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Insect ID Clinic


Honey Bee Diagnostic Services

American Foulbrood

Causative Agent: Bacillus larvae (Bacteria)

Range: Worldwide

Life cycle:

  • Young larvae can be fed as few as 10 spores to be infected.
  • As larvae become older they have to consume more spores to be infected. Full grown larvae rarely become infected.
  • Death occurs after the cell is capped.
  • The larva or pupae within the capped cell will decay in place and the tongue is often left attached to the top of the cell.
  • Progression of color: white→light brown→coffee brown→dark brown/black.
  • Cadaver, including the head, deflates uniformly, dries into a “scale” and strongly adheres to the bottom of the cell.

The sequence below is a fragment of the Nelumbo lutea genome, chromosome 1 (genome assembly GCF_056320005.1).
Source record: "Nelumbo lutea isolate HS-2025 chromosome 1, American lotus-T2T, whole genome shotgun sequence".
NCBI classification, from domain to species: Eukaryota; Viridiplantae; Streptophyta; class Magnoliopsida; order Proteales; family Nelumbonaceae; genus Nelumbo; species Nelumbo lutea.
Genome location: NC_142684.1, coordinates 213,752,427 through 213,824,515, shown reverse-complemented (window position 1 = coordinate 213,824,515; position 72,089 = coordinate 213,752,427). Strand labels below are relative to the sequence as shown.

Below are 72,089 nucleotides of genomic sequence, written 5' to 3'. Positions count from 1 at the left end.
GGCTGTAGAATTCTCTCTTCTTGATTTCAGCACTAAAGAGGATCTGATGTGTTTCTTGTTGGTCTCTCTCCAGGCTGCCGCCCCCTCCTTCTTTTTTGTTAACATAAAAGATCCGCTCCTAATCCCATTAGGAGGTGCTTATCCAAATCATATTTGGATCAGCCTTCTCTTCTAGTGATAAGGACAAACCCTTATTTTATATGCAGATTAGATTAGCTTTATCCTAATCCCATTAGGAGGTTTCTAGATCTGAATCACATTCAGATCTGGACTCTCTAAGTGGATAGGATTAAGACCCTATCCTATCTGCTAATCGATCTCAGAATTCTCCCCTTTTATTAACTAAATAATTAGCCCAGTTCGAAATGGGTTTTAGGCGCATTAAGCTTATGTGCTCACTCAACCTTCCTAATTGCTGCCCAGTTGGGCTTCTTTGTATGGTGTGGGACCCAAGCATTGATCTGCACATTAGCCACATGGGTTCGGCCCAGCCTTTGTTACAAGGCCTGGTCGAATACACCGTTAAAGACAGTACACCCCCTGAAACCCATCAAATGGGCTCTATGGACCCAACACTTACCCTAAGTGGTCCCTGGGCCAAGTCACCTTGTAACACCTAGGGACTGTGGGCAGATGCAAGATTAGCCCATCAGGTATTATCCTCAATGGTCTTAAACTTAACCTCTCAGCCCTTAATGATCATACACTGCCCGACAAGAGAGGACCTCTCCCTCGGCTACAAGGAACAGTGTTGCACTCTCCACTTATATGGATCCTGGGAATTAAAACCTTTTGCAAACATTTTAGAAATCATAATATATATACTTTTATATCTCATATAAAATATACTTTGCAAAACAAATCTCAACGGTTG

• Consistency of dead brood is soft and becomes sticky and stringy
  • A single dead pupa can produce approximately 2.5 billion spores.
  • Spores can remain viable for up to 50 years.


  • Frequent inspections of the hives often reveal this disease before it becomes damaging.
  • When the infestation is low uncapping infected individuals will result in the hive removing the infected material.
  • Treatment with Oxytetracycline can kill this disease but several precautions must be taken to prevent the contamination of honey and other products.


Odor is not a reliable method of distinguishing this disease.

Irregular brood pattern can be a sign of a problem (but not necessarily American Foulbrood)

Other Useful Sites:

Information and Pictures of American, European and Sac brood Diseases

Mid-Atlantic Apiculture Research & Extension Consortium Disease Control

References used:

Root, A. I. (1990) The ABC & XYZ of bee culture 40 th ed. A.I Root Co. Medina, OH.

Morse, R.A. & R. Nowogrodzki (eds). 1990. Honey bee pests, predators and diseases . Cornell University Press Ithaca , NY .

printable pdf version


April 3, 2008